How to Be a Better Friend

Even better than having hundreds of distant friends is having a small number of truly close friends. How can we be a better friend to our friends?

One of the greatest predictors of long-term happiness is the quality of our relationships with other people. Friendships are some of the most important relationships we can have. Friends are the people we choose to have in our lives. 

How do we make sure we are doing our part to maintain and cultivate these important relationships?

At Life, Hope & Truth, we often emphasize the need to develop a close relationship with our Father in heaven. We believe it is the most important relationship a person can have, and we often write about the ways we can strengthen our relationship with Him through prayer, obedience and reading His Word. 

We also recognize that human relationships are important too. Loving other human beings is, after all, the second of the two great commandments (Matthew 22:34-40). 

Close relationships can be challenging to cultivate and maintain—whether they are with family or friends. This post is focused on our friendships. We may have hundreds of acquaintances, but perhaps only a few very close friends. 

Have you ever stopped and taken stock of what you are doing to strengthen and build your friendships? How are you keeping them alive and flourishing? 

How can you be a better friend?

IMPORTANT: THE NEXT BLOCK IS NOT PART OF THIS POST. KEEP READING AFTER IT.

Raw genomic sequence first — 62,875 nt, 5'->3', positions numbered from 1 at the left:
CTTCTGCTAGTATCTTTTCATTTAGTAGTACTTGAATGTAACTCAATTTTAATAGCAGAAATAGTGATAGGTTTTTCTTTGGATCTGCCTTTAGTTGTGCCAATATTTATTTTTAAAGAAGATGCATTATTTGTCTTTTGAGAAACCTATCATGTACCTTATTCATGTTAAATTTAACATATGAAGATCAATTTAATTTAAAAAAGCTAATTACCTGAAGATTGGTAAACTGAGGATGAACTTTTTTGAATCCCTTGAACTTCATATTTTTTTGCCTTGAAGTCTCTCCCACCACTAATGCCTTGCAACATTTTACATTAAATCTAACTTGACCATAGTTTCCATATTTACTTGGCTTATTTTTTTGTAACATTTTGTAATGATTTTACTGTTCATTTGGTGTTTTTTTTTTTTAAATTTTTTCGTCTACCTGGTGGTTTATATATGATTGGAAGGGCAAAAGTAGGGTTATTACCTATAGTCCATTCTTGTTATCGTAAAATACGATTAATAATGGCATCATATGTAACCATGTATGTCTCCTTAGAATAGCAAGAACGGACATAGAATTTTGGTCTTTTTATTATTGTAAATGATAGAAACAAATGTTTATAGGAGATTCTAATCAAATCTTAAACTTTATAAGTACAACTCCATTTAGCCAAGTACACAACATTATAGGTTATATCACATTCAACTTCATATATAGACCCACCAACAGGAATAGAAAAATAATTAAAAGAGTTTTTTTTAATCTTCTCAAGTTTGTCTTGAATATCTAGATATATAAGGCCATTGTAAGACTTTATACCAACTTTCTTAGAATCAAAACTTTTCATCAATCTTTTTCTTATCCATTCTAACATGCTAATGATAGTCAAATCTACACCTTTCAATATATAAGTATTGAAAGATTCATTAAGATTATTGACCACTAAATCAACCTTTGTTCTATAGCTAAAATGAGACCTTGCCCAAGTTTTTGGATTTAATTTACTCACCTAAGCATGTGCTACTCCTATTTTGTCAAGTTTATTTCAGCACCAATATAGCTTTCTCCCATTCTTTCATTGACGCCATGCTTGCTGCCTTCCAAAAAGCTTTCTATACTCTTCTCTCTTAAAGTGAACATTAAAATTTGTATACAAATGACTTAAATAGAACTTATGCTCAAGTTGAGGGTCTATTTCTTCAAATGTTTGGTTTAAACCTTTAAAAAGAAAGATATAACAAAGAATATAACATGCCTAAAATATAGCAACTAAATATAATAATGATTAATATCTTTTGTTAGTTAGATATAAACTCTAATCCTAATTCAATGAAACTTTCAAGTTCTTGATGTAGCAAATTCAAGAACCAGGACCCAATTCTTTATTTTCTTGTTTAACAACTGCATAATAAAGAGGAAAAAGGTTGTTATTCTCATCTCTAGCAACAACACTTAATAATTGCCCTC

Biblical keys to being a better friend 

The Bible has a lot to say on the topic of friendship. Here are five keys from the Bible’s practical wisdom that can help us maintain and strengthen our friendships.   

1. Encourage friends when they are going through hard times.

“Now when Job’s three friends heard of all this adversity that had come upon him . . . they had made an appointment together to come and mourn with him, and to comfort him” (Job 2:11). 

When Job’s life had completely fallen apart, his three friends made the effort to come together and be with him. 

We can spend time with and be supportive of our friends when they are experiencing hard times. They sat silently with him for seven days, just being there for him. Unfortunately, once Job started verbally pouring out his sorrow, they started berating him for his words of grief and blaming him for everything that had happened. They quickly went from being wonderful, present friends to being “miserable comforters” (Job 16:2).